Remember when? I wouldn’t be surprised if your answer is “no.” These days, most people can’t. Everything is pre-programmed, memorized and stored via smart chips, clouds and Google. We’ve even coined a phrase to encapsulate our unwillingness to make an effort to remember just about anything - “Google that s**t.”
It’s not hard to witness the effect the “immediate information” age has on our brains. Most people can no longer sit down and read a newspaper - the articles are too long and command too much of our time and attention. Blogs have replaced articles and Twitter feeds are the new headlines. Our critical thinking and reasoning skills have denigrated as we’ve become used to taking in information in bite size sound bites, bullet points and numbered lists.
Nowhere is the inability to concentrate more obvious to me than on the yoga mat. My students seem to have difficulty remembering a simple sequence even after I’ve guided them through three or four times. I assure you I do not choreograph asana like I do dance, stringing along pose after pose like Christmas popcorn decoration. My vinyasas (simply translated as linking breath with movement) usually include one or two postures maximum along with the universal chatturanga, up dog, down dog flow in between. Often times, given my students’ physical abilities and limitations, I even skip that. In other words, I’m not asking them to memorize an entire Broadway dance routine. After a few guided rounds, I’ll instruct students to do the last one on their own. Without fail, they stand at the front of their mats wide eyed, like someone just asked them to solve world peace and wait for me to once again commence instruction. Depending on the mood of the class (and mine), I either concede or just watch them work through the discomfort of questioning their retention skills. I do not do this out of malice or to sarcastically make a point. I do this to emphasize the fact that as a general population, we’re contributing to our own mental demise.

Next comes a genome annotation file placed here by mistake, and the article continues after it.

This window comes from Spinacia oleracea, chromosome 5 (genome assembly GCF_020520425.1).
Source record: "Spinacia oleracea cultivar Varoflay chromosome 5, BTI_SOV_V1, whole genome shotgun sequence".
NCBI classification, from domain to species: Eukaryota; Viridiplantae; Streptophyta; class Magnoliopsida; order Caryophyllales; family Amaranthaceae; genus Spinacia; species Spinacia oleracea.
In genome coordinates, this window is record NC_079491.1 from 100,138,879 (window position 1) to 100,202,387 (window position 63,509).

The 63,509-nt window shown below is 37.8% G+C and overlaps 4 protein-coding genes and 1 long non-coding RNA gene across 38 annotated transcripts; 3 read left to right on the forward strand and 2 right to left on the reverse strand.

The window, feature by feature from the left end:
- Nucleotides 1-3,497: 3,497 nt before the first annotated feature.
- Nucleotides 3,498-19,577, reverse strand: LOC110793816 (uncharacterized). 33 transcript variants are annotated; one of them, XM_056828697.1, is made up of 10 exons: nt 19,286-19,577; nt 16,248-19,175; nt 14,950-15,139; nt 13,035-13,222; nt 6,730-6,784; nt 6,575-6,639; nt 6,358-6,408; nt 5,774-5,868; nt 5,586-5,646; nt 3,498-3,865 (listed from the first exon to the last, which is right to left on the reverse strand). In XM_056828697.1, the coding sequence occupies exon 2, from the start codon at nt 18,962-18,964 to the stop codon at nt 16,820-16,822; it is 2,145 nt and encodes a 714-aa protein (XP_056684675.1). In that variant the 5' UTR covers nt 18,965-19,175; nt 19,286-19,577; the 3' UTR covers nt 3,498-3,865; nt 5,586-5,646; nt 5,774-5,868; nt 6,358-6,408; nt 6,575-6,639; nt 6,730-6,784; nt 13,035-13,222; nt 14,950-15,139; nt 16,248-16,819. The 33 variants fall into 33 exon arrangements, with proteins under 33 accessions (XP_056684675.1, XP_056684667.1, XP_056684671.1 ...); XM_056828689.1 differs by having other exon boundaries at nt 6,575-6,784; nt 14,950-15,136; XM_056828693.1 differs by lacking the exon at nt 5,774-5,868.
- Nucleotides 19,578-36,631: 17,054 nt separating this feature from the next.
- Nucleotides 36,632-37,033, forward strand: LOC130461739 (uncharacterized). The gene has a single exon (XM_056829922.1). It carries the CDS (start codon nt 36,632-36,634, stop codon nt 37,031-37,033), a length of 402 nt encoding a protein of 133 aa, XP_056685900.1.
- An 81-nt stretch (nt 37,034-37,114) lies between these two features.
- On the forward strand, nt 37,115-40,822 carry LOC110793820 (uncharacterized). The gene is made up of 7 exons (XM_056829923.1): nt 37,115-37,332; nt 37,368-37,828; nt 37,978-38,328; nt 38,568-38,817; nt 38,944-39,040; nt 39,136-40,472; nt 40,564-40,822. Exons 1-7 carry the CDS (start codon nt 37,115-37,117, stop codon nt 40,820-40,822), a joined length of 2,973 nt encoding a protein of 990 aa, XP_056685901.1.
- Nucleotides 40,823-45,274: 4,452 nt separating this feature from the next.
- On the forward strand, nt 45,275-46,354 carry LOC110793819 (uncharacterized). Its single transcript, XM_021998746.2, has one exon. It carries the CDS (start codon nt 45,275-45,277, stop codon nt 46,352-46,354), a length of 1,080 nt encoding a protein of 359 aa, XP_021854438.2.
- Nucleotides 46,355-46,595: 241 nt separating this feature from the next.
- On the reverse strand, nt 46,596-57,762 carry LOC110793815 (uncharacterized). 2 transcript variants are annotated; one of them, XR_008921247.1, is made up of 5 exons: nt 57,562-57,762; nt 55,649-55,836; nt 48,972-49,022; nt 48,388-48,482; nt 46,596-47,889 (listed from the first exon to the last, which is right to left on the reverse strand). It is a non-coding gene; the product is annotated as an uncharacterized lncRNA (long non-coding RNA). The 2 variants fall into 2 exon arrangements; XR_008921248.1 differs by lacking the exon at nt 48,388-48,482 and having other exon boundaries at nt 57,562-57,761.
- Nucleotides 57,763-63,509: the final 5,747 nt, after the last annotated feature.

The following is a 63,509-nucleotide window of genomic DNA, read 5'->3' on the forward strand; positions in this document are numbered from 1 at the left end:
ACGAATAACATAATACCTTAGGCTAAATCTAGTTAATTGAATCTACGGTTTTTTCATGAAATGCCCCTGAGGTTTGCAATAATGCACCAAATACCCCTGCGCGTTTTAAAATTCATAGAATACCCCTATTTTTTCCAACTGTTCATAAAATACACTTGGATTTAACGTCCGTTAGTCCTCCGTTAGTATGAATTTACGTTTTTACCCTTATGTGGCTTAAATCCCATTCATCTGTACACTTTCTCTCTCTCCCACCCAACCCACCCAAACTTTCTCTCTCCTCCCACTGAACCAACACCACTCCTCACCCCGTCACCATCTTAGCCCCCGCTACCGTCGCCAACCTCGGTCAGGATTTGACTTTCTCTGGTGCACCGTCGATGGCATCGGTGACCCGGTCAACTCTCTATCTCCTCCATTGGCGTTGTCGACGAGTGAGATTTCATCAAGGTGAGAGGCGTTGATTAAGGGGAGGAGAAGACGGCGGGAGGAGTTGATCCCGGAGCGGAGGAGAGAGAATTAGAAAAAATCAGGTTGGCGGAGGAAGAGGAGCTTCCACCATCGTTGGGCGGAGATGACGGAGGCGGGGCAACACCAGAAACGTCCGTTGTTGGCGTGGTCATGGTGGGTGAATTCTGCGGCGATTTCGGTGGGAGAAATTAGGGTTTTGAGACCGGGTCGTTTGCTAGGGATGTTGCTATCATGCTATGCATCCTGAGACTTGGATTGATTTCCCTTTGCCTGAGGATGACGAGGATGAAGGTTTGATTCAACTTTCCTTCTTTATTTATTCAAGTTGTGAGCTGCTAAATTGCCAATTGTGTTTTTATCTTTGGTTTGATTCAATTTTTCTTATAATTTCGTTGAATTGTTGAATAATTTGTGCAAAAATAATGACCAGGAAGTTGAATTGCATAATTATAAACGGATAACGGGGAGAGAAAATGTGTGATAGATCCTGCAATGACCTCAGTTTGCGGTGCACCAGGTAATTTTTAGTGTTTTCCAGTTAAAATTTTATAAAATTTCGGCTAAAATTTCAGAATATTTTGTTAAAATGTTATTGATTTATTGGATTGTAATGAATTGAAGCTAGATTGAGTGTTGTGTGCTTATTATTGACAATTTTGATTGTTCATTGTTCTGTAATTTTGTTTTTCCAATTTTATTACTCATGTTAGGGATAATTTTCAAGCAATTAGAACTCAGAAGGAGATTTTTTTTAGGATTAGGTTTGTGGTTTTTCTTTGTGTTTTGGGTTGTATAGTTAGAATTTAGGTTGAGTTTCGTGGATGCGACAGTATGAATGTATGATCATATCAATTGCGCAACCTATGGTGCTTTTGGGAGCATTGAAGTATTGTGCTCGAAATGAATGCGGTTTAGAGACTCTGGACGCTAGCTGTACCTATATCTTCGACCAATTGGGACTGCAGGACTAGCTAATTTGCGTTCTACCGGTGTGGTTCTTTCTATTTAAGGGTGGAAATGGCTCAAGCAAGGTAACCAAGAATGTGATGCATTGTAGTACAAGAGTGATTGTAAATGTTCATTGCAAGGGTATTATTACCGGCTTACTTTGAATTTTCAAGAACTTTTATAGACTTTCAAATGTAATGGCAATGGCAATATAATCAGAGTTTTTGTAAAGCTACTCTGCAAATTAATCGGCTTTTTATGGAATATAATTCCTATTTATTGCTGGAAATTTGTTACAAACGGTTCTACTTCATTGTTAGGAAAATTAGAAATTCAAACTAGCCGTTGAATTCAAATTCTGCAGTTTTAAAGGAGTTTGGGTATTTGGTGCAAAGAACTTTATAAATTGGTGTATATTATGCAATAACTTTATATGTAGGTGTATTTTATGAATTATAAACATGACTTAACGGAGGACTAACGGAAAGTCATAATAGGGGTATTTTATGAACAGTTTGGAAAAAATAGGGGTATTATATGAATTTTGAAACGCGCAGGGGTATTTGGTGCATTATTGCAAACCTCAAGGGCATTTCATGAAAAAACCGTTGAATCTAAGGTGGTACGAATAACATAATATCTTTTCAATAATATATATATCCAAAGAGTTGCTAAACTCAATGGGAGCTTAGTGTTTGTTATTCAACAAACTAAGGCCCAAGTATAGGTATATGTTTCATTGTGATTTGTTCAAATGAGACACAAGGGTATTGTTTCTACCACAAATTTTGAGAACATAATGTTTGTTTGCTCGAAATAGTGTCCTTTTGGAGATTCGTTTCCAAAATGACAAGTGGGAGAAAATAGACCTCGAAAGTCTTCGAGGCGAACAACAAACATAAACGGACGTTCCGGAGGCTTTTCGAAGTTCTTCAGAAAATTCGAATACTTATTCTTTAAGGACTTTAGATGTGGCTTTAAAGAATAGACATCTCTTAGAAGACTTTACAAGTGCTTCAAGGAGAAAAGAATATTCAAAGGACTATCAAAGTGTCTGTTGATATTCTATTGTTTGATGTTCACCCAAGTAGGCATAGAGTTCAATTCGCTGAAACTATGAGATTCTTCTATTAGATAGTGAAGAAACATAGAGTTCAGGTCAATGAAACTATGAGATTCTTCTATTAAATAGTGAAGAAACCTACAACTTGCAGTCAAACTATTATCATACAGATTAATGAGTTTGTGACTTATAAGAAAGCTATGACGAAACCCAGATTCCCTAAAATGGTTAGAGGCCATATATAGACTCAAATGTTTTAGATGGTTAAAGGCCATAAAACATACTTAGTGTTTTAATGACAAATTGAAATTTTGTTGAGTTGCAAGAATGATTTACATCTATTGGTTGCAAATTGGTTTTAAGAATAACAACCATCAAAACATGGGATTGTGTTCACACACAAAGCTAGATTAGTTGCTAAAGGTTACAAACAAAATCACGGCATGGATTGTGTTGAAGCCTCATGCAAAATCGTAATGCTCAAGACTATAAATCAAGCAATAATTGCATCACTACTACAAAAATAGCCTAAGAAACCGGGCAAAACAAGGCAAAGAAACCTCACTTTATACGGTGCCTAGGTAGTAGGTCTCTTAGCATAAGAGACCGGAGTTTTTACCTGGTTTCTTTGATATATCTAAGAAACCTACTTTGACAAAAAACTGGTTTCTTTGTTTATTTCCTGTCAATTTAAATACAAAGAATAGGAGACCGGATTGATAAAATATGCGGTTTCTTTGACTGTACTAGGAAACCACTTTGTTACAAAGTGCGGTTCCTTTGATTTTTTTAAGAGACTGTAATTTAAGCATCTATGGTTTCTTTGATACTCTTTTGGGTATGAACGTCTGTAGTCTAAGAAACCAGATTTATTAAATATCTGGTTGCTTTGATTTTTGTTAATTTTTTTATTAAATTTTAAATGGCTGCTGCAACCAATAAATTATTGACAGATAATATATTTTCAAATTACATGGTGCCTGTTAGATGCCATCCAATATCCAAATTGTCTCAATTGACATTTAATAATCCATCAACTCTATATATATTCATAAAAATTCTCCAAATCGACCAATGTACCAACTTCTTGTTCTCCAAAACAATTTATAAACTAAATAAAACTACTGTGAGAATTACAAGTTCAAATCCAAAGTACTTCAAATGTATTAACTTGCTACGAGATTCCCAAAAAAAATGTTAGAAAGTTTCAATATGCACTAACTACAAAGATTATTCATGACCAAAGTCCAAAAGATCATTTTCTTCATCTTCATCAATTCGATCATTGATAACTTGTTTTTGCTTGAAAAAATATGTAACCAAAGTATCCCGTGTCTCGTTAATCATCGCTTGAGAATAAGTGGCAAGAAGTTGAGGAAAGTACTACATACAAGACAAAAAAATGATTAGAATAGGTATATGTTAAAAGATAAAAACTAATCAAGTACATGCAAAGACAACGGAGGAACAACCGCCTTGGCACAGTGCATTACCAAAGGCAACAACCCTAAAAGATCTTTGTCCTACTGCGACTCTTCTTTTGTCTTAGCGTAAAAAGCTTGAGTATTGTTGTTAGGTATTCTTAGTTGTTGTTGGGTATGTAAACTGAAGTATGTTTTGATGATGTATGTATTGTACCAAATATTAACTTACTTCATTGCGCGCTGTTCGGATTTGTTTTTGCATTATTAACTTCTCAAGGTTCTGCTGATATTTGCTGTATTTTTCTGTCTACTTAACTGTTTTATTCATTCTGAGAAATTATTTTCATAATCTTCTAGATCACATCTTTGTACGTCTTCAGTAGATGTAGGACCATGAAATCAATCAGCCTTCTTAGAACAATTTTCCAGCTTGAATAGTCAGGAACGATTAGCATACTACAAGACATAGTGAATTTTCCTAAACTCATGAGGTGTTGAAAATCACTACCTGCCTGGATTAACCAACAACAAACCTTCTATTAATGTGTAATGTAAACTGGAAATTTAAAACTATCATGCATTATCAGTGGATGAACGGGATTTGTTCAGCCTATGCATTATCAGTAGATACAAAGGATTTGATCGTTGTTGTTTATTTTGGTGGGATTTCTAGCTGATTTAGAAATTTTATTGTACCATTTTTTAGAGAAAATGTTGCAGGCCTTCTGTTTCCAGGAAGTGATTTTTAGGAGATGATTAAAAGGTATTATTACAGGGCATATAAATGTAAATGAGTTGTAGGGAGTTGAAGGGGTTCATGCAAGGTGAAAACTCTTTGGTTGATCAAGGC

There is nothing wrong with having phone numbers stored for quick dialing or enjoying the conveniences of modern life, but there’s something much more important at play here. Memory can serve as an important tool when considering psychological and spiritual growth. In Sanskrit this is known as smirti.
Remembering the pain of a break up and what caused it can certainly be useful in changing behavior so you can recognize a similar pattern in the future and avoid heartbreak. Or, consider when you’ve accomplished a tremendous goal (possibly losing weight). Most likely, you dedicated quite a bit of time and effort to succeed. Remembering what it took the first time around may help you through the struggles of a current challenge and the memory of achieving your goal can help you see the light at the end of the tunnel.
In my case, when I find myself in times of struggle and despair, I turn to remembrance of my true nature - the divine light of the soul. I’ve been lucky enough to have glimpses of this presence in times of great joy or meditation. I keep these memories close to my heart and call upon them frequently as a reminder that at the core of my being is a place of unconditional love, joy and freedom. While my emotional anguish may not completely vanish, it is very comforting to know that my essence is omnipresent, always at peace.
What you had for dinner last night or a colleague’s email address may not be as critical as remembering the light of your soul, but your daily actions and habits build the world you live in. Memory is a muscle, and like any other muscle - use it or lose it. One wonderful way to bring a sense of concentration and focus back into our lives is meditation. You don’t have to be a Zen master to practice meditation. There are even apps to guide you to a practice that will best suit you. I would encourage you to explore this as an option to still and focus your mind.
It is my hope you had the perseverance to finish reading this over 500 word blog, and better yet, you’ll remember the case I make for beginning to use Google less and your brain more.
What tactics do you use to keep your memory muscle strong? Let us know in the comments below.